Over the last 2 decades organizations have invested billions of dollars in technology including ERPs and other solutions with the aim of automating all processes and making them ‘Touchless’.
Touchless Processing is one wherein no human intervention is required to complete any task other than decision making ones. The most common example of this is Invoice Processing where in an ideal scenario no human intervention is required to pay and a PO based invoice is received from the supplier, provided it matches all the defined validations.
ERPs helped in:
- Integration of data across various domains (finance, HR, procurement, sales functions)
- Removal of paper by digitizing all transactions and standardizing all processes
- Real-time availability of data that can help in strategic planning
But ERPs were UNABLE to help make the processes touchless due to multiple reasons:
- ERPs are internal to an organization and are therefore not accessible to external business partners
- ERPs are NOT designed for all types of user tasks and all steps of current processes
- Manual effort is required for continuous training, change management and handling adoption
- Manual effort is also required for managing technology and ERPs operations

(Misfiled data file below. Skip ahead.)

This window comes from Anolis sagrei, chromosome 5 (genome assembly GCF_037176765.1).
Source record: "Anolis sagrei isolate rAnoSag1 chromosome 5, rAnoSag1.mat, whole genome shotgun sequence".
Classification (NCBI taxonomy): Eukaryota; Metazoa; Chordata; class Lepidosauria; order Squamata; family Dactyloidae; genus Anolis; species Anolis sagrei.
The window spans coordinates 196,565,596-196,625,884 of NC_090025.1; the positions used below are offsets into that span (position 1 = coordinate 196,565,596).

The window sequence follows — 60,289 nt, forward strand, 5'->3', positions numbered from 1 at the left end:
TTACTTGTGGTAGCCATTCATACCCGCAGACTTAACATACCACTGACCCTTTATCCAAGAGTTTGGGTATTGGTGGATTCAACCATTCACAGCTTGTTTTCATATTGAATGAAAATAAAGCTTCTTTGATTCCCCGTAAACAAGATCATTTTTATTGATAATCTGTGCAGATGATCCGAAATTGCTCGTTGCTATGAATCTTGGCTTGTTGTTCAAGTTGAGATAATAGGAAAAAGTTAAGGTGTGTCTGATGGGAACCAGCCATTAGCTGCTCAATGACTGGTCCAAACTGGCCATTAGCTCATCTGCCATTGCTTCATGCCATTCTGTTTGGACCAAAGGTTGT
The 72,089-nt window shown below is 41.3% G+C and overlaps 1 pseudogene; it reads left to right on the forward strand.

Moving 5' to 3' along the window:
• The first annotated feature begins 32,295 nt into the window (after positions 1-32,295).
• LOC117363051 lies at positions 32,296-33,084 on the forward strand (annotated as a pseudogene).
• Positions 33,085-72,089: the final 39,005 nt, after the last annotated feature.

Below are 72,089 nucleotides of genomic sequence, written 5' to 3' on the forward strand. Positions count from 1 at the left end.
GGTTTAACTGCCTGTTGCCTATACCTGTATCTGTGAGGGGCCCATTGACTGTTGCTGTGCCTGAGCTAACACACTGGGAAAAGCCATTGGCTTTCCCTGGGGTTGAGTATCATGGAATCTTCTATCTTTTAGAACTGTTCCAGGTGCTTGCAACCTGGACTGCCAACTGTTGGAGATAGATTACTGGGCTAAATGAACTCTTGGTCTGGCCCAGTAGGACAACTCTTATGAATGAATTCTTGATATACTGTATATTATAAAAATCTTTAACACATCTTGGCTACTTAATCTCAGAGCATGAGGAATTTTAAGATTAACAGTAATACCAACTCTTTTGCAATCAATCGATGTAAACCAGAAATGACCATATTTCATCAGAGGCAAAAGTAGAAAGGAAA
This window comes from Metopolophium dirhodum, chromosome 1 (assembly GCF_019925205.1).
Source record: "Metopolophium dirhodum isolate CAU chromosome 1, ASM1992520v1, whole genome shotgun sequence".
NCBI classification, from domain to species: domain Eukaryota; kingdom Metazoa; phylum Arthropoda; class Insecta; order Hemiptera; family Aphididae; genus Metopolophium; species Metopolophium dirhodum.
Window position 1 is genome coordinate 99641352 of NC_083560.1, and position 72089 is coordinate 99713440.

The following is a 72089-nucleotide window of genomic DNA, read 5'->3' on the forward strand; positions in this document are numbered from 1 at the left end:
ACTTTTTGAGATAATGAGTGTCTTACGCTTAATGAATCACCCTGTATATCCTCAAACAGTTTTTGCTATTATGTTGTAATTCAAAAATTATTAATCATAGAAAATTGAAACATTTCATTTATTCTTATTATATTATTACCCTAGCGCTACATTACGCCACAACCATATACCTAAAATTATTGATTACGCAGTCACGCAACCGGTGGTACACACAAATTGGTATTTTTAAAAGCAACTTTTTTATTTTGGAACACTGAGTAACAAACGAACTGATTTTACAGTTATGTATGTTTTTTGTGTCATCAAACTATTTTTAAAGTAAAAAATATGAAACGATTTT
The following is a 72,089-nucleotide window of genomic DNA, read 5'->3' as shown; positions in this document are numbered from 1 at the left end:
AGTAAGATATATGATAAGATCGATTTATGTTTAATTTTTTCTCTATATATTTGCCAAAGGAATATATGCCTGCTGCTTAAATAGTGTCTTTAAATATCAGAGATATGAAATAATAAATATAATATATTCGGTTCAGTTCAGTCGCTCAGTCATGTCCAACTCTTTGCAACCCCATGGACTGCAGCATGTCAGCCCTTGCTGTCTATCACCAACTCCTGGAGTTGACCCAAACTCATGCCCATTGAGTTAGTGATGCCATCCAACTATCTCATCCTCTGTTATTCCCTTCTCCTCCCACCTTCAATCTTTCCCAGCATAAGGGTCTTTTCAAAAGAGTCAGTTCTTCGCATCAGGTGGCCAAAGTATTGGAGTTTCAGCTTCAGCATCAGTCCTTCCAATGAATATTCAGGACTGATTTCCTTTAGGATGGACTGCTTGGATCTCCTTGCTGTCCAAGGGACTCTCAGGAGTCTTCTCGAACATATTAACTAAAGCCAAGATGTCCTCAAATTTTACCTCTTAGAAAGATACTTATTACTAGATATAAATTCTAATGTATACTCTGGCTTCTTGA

These shortcomings led to the next evolution of cloud based self-service, domain centric, specialized systems like Salesforce, Success factors, Ariba, to name a few. These cloud systems helped overcome the above issues of mapping all the steps of processes and connecting with external business partners, but required more effort for integration and change management.
Moreover, as these cloud systems added a new functionality, they also required more effort from the business users. For example, when a catalog system is introduced, it also brings with itself the need for supplier onboarding and content management. Unless this is done, the technology cannot not become effective. As these systems increase workload instead of reducing the overall effort, as technology introduction is ideally supposed to, business users are not very happy with this idea This leads to adoption issues and the original business case for technology investments suffers.
To solve this problem, organizations started looking for solutions that:
- Stitch processes across systems/landscapes without large integration projects and while leveraging existing investments
- Reduce manual effort, increase agility, increase scalability and improve flexibility
- Perform repetitive rule-based tasks and improve consistency, productivity and data quality
This gave birth to Robotics Process Automation or RPA as it is known today. As per IRPPAI, “RPA is the application of technology that allows employees in a company to configure computer software or a “robot” to capture and interpret existing applications for processing a transaction, manipulating data, triggering responses and communicating with other digital systems.”
In my next blog, I will explain how this software, “Robot” is helping organizations to make processes nearly touchless. I will conclude this series with a blog explaining the future of RPA and how when coupled with machine learning and artificial intelligence it can lead to 100% ‘Touchless Processes’.